The election to decide who will be the next president of the United States is in six weeks and this election may be the most important one in our lifetime. The election has already been hindered by the pandemic, questions of the U.S. Postal Service’s ability to deliver mail on time for mail-in voting and the ability to recruit poll workers.
A handful of Princeton students and Denver East High School students, supervised by a University of Chicago Booth School of Business graduate, started the Poll Hero Project this summer. The project focused on the recruitment of poll workers when experts across the country convinced them that a lack of poll workers was one of the most significant unmet needs in the proper functioning of the 2020 election.
Benjamin Bograd, a rising junior at Princeton University, leads one of the college’s outreach teams for the Poll Hero Project.
“I joined the project roughly two weeks in after seeing posts about it on social media. I knew I wanted to get involved during this election cycle, and working to ensure all Americans can vote seemed like a perfect way to do my part,” Bograd said.
“My team and I contact student leaders and professors at colleges in cities across the country where there is a significant need for poll workers. Our goal is for them to pass our message along to a broader audience, spreading our message and encouraging students to sign up to work the polls in their hometown.”
In Milwaukee, during the spring election a lack of poll workers resulted in many polling places being closed.
“In the April 7 spring election, they had only five polling places,” said Claire Woodall-Vogel, executive director, Milwaukee Election Commission. “Right now, we’re at 173 polling places.”
“The average national age of poll workers is 62, which in the age of COVID-19 has caused an unprecedented shortage,” Bograd said. “This is why we are targeting our outreach to young students who are more comfortable accepting the risk that comes with working at a polling location.”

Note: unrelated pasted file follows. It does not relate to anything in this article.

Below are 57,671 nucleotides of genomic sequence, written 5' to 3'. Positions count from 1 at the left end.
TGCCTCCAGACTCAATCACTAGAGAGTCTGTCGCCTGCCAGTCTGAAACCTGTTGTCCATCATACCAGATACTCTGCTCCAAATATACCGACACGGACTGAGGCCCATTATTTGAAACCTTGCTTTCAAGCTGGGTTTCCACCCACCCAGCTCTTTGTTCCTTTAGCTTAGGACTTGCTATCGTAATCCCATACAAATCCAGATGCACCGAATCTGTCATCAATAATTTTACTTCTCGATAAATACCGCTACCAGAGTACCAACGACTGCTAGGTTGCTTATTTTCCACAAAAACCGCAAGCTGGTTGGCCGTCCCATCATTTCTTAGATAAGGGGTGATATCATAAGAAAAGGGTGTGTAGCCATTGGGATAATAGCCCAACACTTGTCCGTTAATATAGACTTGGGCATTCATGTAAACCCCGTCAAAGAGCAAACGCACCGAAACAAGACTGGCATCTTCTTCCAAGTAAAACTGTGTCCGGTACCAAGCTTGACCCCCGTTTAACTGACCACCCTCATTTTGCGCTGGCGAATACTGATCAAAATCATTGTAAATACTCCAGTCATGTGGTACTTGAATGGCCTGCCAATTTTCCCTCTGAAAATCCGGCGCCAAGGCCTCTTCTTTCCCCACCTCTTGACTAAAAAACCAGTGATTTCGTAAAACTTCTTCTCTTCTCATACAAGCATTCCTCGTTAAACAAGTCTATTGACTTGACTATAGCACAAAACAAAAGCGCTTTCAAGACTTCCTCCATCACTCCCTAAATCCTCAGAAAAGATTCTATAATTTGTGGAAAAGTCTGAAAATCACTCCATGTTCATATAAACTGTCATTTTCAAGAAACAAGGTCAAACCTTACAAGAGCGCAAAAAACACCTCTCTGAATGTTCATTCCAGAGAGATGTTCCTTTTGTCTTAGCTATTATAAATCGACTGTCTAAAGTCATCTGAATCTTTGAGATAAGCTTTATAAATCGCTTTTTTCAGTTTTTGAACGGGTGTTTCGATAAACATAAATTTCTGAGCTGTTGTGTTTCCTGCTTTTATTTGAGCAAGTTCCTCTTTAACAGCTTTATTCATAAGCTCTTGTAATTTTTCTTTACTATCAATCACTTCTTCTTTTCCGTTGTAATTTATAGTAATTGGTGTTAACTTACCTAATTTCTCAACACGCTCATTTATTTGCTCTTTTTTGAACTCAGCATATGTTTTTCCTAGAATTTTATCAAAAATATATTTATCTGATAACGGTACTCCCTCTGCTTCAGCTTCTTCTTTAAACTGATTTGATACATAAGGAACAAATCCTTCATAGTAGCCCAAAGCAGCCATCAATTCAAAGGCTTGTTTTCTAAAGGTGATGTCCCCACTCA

But as COVID-19 is still negatively impacting the health of Americans with over 200,000 deaths due the virus, poll workers need assurance they will be safe.
“Ideally, jurisdictions will provide their poll workers with the necessary PPE to perform their job safely. The CDC also has a list of recommendations to keep election officials and poll workers safe, which we are encouraging all poll workers to follow,” Bograd said.
Anyone interested in working as a poll worker can sign up at pollhero.org. Their volunteers can guide people through the entire process of registering.
You can also call Milwaukee’s Election Commission at 414-286-3491 or register at (https://city.milwaukee.gov/election/Helpmilwaukeevote/Election-Inspector-Application).
“After completing the application they will receive an email to sign up for virtual training,” said Woodall-Vogel. “If someone is not comfortable going on the internet, we are still having some small group classes later in October.”
“Also of note, poll workers are paid for their time. Workers are also paid for the mandatory training they must undergo,” Bograd said.
The Poll Hero Project is not political but a civic action by young Americans.
“While the two are often intertwined, I view working the polls as a civic action. Helping ensure polling locations open allows all American citizens to fulfill their constitutional right to vote. For this reason, we work hard to ensure that the Poll Hero Project remains non-partisan,” Bograd said.
“Milwaukee still needs help. The Election Commission seeks to operate over 200 polling locations and needs 1,400 volunteers to do so. So far, we have signed up over 250 people through the Poll Hero Project to work in Milwaukee,” Bograd said.